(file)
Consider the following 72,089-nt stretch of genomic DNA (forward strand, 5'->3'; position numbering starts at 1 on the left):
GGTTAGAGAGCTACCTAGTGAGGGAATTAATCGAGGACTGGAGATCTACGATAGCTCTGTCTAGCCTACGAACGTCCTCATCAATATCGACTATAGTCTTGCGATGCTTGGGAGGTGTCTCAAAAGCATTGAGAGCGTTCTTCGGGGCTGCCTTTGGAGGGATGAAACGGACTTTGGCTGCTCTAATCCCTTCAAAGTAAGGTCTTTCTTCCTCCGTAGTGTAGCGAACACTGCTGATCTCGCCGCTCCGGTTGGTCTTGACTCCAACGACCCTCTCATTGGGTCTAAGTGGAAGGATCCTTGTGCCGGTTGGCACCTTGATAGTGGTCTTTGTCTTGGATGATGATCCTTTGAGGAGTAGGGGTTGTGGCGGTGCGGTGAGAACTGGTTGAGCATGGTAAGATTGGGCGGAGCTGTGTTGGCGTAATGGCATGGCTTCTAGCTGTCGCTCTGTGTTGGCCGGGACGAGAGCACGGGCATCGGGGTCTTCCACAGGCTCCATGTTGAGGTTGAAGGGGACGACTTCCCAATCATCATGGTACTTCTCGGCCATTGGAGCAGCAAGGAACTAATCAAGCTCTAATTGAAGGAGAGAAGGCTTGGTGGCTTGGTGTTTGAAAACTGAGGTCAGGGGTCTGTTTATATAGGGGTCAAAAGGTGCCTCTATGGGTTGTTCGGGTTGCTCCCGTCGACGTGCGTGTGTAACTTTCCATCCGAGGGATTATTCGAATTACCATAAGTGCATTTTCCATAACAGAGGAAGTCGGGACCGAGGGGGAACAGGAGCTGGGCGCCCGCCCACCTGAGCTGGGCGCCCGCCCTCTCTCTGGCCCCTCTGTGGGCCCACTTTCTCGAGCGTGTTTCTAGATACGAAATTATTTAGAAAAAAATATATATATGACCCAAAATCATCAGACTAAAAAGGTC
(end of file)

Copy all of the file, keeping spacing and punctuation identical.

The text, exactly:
Consider the following 72,089-nt stretch of genomic DNA (forward strand, 5'->3'; position numbering starts at 1 on the left):
GGTTAGAGAGCTACCTAGTGAGGGAATTAATCGAGGACTGGAGATCTACGATAGCTCTGTCTAGCCTACGAACGTCCTCATCAATATCGACTATAGTCTTGCGATGCTTGGGAGGTGTCTCAAAAGCATTGAGAGCGTTCTTCGGGGCTGCCTTTGGAGGGATGAAACGGACTTTGGCTGCTCTAATCCCTTCAAAGTAAGGTCTTTCTTCCTCCGTAGTGTAGCGAACACTGCTGATCTCGCCGCTCCGGTTGGTCTTGACTCCAACGACCCTCTCATTGGGTCTAAGTGGAAGGATCCTTGTGCCGGTTGGCACCTTGATAGTGGTCTTTGTCTTGGATGATGATCCTTTGAGGAGTAGGGGTTGTGGCGGTGCGGTGAGAACTGGTTGAGCATGGTAAGATTGGGCGGAGCTGTGTTGGCGTAATGGCATGGCTTCTAGCTGTCGCTCTGTGTTGGCCGGGACGAGAGCACGGGCATCGGGGTCTTCCACAGGCTCCATGTTGAGGTTGAAGGGGACGACTTCCCAATCATCATGGTACTTCTCGGCCATTGGAGCAGCAAGGAACTAATCAAGCTCTAATTGAAGGAGAGAAGGCTTGGTGGCTTGGTGTTTGAAAACTGAGGTCAGGGGTCTGTTTATATAGGGGTCAAAAGGTGCCTCTATGGGTTGTTCGGGTTGCTCCCGTCGACGTGCGTGTGTAACTTTCCATCCGAGGGATTATTCGAATTACCATAAGTGCATTTTCCATAACAGAGGAAGTCGGGACCGAGGGGGAACAGGAGCTGGGCGCCCGCCCACCTGAGCTGGGCGCCCGCCCTCTCTCTGGCCCCTCTGTGGGCCCACTTTCTCGAGCGTGTTTCTAGATACGAAATTATTTAGAAAAAAATATATATATGACCCAAAATCATCAGACTAAAAAGGTC